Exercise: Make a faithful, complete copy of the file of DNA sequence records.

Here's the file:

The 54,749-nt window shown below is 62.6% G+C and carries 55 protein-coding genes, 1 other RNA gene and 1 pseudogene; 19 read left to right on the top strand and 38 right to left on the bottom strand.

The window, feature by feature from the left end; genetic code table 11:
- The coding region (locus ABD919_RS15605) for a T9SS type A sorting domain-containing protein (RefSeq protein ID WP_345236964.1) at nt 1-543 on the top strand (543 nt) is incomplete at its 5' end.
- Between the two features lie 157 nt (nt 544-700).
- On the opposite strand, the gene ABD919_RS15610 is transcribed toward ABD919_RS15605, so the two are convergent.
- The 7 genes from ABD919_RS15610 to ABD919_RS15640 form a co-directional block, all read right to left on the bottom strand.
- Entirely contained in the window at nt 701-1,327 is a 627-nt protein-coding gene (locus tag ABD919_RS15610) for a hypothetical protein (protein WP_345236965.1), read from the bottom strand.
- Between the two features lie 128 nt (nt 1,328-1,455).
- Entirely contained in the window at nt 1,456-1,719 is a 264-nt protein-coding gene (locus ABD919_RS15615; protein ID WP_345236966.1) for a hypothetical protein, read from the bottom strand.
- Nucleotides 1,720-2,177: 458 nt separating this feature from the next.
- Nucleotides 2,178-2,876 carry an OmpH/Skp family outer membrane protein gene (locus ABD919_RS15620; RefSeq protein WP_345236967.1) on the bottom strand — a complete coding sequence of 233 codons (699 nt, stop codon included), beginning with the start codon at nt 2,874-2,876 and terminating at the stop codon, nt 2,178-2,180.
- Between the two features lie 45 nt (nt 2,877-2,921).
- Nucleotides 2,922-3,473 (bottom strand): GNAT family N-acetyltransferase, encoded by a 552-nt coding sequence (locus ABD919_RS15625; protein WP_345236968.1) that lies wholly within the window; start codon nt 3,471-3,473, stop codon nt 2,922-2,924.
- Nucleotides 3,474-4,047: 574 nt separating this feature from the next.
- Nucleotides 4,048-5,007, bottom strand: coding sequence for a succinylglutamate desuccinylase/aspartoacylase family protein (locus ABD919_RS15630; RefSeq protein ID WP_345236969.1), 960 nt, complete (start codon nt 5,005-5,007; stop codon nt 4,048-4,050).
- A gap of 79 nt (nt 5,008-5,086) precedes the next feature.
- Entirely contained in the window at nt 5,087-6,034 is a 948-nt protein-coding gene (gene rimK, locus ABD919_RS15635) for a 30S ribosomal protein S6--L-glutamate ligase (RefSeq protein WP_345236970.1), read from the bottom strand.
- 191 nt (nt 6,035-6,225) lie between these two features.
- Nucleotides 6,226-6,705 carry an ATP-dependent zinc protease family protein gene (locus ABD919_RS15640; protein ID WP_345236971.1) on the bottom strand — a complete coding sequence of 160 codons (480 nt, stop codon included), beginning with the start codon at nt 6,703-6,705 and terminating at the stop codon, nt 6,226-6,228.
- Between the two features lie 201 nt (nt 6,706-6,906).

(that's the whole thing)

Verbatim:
The 54,749-nt window shown below is 62.6% G+C and carries 55 protein-coding genes, 1 other RNA gene and 1 pseudogene; 19 read left to right on the top strand and 38 right to left on the bottom strand.

The window, feature by feature from the left end; genetic code table 11:
- The coding region (locus ABD919_RS15605) for a T9SS type A sorting domain-containing protein (RefSeq protein ID WP_345236964.1) at nt 1-543 on the top strand (543 nt) is incomplete at its 5' end.
- Between the two features lie 157 nt (nt 544-700).
- On the opposite strand, the gene ABD919_RS15610 is transcribed toward ABD919_RS15605, so the two are convergent.
- The 7 genes from ABD919_RS15610 to ABD919_RS15640 form a co-directional block, all read right to left on the bottom strand.
- Entirely contained in the window at nt 701-1,327 is a 627-nt protein-coding gene (locus tag ABD919_RS15610) for a hypothetical protein (protein WP_345236965.1), read from the bottom strand.
- Between the two features lie 128 nt (nt 1,328-1,455).
- Entirely contained in the window at nt 1,456-1,719 is a 264-nt protein-coding gene (locus ABD919_RS15615; protein ID WP_345236966.1) for a hypothetical protein, read from the bottom strand.
- Nucleotides 1,720-2,177: 458 nt separating this feature from the next.
- Nucleotides 2,178-2,876 carry an OmpH/Skp family outer membrane protein gene (locus ABD919_RS15620; RefSeq protein WP_345236967.1) on the bottom strand — a complete coding sequence of 233 codons (699 nt, stop codon included), beginning with the start codon at nt 2,874-2,876 and terminating at the stop codon, nt 2,178-2,180.
- Between the two features lie 45 nt (nt 2,877-2,921).
- Nucleotides 2,922-3,473 (bottom strand): GNAT family N-acetyltransferase, encoded by a 552-nt coding sequence (locus ABD919_RS15625; protein WP_345236968.1) that lies wholly within the window; start codon nt 3,471-3,473, stop codon nt 2,922-2,924.
- Nucleotides 3,474-4,047: 574 nt separating this feature from the next.
- Nucleotides 4,048-5,007, bottom strand: coding sequence for a succinylglutamate desuccinylase/aspartoacylase family protein (locus ABD919_RS15630; RefSeq protein ID WP_345236969.1), 960 nt, complete (start codon nt 5,005-5,007; stop codon nt 4,048-4,050).
- A gap of 79 nt (nt 5,008-5,086) precedes the next feature.
- Entirely contained in the window at nt 5,087-6,034 is a 948-nt protein-coding gene (gene rimK, locus ABD919_RS15635) for a 30S ribosomal protein S6--L-glutamate ligase (RefSeq protein WP_345236970.1), read from the bottom strand.
- 191 nt (nt 6,035-6,225) lie between these two features.
- Nucleotides 6,226-6,705 carry an ATP-dependent zinc protease family protein gene (locus ABD919_RS15640; protein ID WP_345236971.1) on the bottom strand — a complete coding sequence of 160 codons (480 nt, stop codon included), beginning with the start codon at nt 6,703-6,705 and terminating at the stop codon, nt 6,226-6,228.
- Between the two features lie 201 nt (nt 6,706-6,906).